This case involved a fishing vessel fishing with an otter trawl. Although a "fish finder" did not indicated many fish in the area and the first four trawls caught few fish, on the fifth trawl a very large number of fish were caught. An attempt was made to winch the net aboard, but it was discovered that the vessel could not take any more fish, the equipment could not complete the hoist, there was only about 12 inches of freeboard at the stern and large waves were posing a safety hazard and the net was beginning to tear. Consequently the net was released allowing the fish in the net to escape.
Upon being charged under s. 33 of the Fishery (General) Regulations with returning fish to the water without authorization to do so, the Court acquitted for the following reasons:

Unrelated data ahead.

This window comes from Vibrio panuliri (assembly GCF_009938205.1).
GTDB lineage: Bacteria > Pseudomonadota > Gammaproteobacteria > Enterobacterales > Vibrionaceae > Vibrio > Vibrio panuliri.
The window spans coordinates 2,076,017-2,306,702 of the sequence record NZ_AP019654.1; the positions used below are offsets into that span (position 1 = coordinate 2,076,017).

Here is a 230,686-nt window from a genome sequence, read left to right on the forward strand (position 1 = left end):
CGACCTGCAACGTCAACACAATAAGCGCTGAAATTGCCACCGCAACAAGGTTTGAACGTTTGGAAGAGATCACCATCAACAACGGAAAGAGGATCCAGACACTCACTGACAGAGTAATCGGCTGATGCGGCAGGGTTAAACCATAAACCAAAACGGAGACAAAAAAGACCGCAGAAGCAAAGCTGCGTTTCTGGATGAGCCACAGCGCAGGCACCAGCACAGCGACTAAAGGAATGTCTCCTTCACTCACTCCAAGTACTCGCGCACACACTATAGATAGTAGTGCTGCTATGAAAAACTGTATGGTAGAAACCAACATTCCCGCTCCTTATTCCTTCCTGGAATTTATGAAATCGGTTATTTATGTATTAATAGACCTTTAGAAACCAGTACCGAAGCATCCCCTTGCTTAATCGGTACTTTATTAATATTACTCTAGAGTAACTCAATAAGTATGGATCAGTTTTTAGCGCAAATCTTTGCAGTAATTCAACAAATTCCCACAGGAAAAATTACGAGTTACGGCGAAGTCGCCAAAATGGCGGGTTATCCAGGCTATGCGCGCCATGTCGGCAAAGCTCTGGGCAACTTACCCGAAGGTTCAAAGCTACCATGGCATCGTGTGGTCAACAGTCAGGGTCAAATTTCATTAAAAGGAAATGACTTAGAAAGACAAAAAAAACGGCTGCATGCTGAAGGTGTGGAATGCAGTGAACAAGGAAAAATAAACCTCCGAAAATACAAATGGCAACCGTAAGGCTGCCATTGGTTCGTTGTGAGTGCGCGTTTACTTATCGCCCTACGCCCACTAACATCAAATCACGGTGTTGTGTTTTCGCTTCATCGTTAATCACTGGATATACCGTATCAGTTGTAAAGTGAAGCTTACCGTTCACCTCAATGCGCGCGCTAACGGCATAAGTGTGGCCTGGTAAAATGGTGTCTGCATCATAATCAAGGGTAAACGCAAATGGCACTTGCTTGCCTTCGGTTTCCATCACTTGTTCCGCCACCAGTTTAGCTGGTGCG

1) Based upon the definition of "fishing" set out in the case law, the fish had not yet been caught because they had not been removed from the water;
2) With respect to a few fish that were knocked overboard while releasing the net, given the circumstances the captain exercised due diligence; and
3) With respect to the failure to record a discard reported to him by a fisheries officer, but not seen by him, the accused was found to have failed to exercise due diligence.